Having to keep up with deadlines, workload, long meetings, and work hours can get very overwhelming and stressful. Studies show that 65 percent of American workers are stressed because of their workplace. Of these, 19 percent admit to quitting a job because of stress and 1 in 4 admit to being reduced to tears because of it. It was also discovered that most Americans end up with headaches, neck cramps, and disturbed sleep at the end of each work day.
Effects Of Stress On Productivity And Health
Research indicates that the higher the stress levels, the lower the productivity gets.1 2 To add to this, if ignored, stress can lead to chronic diseases like heart disease, diabetes, and even cancer. It also affects the immune system, such that one becomes more susceptible to viral infections.3
So if you find yourself saying, “I’m so stressed out,” a lot and would like to tackle it effectively, we’ve got 7 easy ways to go about it.
Tips To Efficiently Tackle Stress
1. Try Progressive Muscle Relaxation
This technique requires you to tense and relax your body, one muscle group at a time. You could start with your hands and work your way down to your toes. Here is an example:
- Make a tight fist with your right hand.
- Hold it for a few seconds.
- Pay attention to the difference between your fist and your left hand (which is relaxed).
- Take a deep breath and relax your hand.
- Repeat with your left hand.
This technique has shown to help with anxiety and depression. It is also linked to a better quality of life.4
2. Sip On Green Tea
Have you ever gulped down cups after cups of coffee on a stressful day? As it turns out, caffeine amplifies stress. In fact, it might make your perception of stress even worse.5 Instead, sip on green tea. It consists of L-theanine, which is an amino-acid that reduces stress and anxiety and may treat depression as well. Regular intake of green tea prevents diabetes, weight gain, aging, liver disease, cancer, and arthritis as well.6
3. Make A Calming Jar Or A Snow Globe
There is a good chance you’ve come across a do-it-yourself video of a calming jar already. Often recommended for kids, these jars can help calm you down and distract you in difficult times. Here are all the things you’d need for one.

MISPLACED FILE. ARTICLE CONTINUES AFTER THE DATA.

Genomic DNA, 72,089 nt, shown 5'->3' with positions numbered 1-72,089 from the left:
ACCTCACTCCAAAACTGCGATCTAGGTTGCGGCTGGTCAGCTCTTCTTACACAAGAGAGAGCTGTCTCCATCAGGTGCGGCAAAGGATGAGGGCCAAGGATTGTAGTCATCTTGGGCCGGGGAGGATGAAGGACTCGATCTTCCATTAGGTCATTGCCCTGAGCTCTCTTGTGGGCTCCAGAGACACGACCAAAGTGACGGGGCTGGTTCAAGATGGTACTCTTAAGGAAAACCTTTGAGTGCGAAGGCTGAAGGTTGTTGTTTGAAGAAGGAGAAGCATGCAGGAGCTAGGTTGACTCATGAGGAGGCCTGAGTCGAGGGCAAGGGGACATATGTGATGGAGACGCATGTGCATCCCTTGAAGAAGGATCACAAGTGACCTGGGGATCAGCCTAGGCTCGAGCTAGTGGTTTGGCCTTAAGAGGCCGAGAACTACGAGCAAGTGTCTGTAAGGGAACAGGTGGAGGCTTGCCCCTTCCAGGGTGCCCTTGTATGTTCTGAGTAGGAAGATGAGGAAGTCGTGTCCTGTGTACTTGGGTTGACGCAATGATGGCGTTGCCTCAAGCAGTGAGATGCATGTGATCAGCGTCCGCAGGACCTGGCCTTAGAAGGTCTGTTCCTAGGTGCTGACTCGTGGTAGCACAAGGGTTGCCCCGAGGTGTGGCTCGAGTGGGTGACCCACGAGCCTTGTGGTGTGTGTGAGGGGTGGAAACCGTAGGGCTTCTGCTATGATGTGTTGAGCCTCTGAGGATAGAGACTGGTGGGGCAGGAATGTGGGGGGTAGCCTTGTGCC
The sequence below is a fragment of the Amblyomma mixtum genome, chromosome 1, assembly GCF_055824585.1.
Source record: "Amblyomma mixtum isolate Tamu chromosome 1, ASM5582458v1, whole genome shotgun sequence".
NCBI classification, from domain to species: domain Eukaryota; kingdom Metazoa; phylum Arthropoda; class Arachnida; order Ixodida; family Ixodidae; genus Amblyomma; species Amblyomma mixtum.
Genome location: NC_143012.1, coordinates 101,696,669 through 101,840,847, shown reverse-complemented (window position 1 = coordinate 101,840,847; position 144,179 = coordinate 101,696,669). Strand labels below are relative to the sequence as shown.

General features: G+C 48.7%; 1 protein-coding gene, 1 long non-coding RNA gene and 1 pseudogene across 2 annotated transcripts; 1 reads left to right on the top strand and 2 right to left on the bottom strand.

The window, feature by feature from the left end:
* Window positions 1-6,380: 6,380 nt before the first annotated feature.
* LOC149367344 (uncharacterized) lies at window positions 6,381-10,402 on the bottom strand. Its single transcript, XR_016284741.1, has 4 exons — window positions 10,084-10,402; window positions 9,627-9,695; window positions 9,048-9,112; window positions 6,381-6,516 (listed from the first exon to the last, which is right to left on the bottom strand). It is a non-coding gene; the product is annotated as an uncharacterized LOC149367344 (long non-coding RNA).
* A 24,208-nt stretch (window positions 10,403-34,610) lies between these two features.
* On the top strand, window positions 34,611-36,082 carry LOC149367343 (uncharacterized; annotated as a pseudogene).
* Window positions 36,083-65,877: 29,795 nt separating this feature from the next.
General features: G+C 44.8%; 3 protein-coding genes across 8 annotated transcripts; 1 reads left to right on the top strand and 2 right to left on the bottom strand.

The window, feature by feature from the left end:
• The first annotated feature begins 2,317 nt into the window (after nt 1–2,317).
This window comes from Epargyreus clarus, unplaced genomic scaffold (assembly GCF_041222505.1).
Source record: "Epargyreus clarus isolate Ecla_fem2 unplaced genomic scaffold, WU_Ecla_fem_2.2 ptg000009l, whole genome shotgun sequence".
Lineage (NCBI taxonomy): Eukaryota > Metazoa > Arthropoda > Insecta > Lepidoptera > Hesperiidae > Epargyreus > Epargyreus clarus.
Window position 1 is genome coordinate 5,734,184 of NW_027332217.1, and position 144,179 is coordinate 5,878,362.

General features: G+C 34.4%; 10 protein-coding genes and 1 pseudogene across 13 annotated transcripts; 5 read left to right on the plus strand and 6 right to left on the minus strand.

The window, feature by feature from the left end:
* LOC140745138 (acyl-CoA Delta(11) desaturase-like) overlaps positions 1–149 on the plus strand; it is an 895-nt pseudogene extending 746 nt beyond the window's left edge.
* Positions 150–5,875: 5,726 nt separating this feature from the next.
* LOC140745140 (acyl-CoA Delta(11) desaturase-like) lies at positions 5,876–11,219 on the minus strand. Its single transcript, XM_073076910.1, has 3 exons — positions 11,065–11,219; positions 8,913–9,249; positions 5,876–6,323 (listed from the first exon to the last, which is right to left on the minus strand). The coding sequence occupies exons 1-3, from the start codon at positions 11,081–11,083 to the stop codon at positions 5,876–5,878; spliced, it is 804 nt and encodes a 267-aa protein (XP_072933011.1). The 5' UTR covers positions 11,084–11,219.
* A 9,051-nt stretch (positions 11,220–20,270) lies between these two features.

- Food coloring – preferably calming colors like blue and purple
- Glycerin or glue
- Warm water
Whip these well in a bowl and transfer them to a jar. If you’re making a snow globe, skip the color and super glue your favorite toy to the lid of the jar. Although there isn’t any research to back the benefits of a calming jar, it makes for a fun activity to engage in with your family or friends. Not to mention, it looks pretty on a desk.
4. Laugh Out Loud
It might not be such a bad idea to scroll through funny memes and watch stand-up comedy for a bit at work. Research shows that laughter improves our
5. Take A Break And Chat With Your Colleagues
Take a break from work more often to talk to your colleagues. Stepping back from work for a bit will help you gain some perspective on it and feel less overwhelmed. Studies also indicate that social support makes it easier to cope with stress.9 And some also show that stress increases the feeling of depersonalization and social support helps improve self-worth.10 If you’d rather talk to a loved one, step outside the office and make a quick call.
6. Take A Deep Breath
Most of us can’t find time to do yoga in our daily lives. But there’s one yoga technique we can practice at work – pranayama. Here is how you can go about it.
- Sit in a comfortable position.
- Close the right nostril with your right thumb.
- Breathe in and out through the left nostril.
- Close the left nostril with your left thumb.
- Breathe in and out through the left nostril.
- Repeat for as long as you can.
Research has shown that this breathing technique helps slow down the heart rate, respiratory rate, and blood pressure and thus relieves anxiety, panic attacks, and stress.11
You may not be able to do much about reducing work load or taking a few days off. But these tips are easy to follow and cut down your stress to a major extent. Try a few or all of it and let us know how well it worked out for you!
|↑1||Yerkes, Robert M., and John D. Dodson. “The relation of strength of stimulus to rapidity of habit‐formation.” Journal of comparative neurology 18, no. 5 (1908): 459-482.|
|↑2||Workplace Stress. The American Institute Of Stress.|
|↑3||Wein, Harrison. “Stress and disease: New perspectives.” National Institutes of Health, US Department
|↑4||Li, Yunping, Ranran Wang, Jingqun Tang, Chen Chen, Ling Tan, Zhongshi Wu, Fenglei Yu, and Xiang Wang. “Progressive muscle relaxation improves anxiety and depression of pulmonary
|↑5||Caffeine’s Effects are Long-Lasting and Compound Stress. Duke Health.|
|↑6||Chatterjee, Anirban, Mini Saluja, Gunjan Agarwal, and Mahtab Alam. “Green tea: A boon for periodontal and general health.” Journal of Indian Society of Periodontology 16, no. 2 (2012): 161.|
|↑7||Gervais, Matthew, and David Sloan Wilson. “The evolution and functions of laughter and humor: A synthetic approach.” The Quarterly Review of Biology 80, no. 4 (2005): 395-430.|
|↑8||Crawford, Shelley A., and Nerina J. Caltabiano. “Promoting emotional well-being through the use of humour.” The Journal of Positive Psychology 6, no. 3 (2011): 237-252.|
|↑9||Baqutayan, Shadiya. “Stress and social support.” Indian journal of psychological medicine 33, no. 1 (2011): 29.|
|↑11||Sharma, Vivek Kumar, Madanmohan Trakroo, Velkumary Subramaniam, M. Rajajeyakumar, Anand B. Bhavanani, and Ajit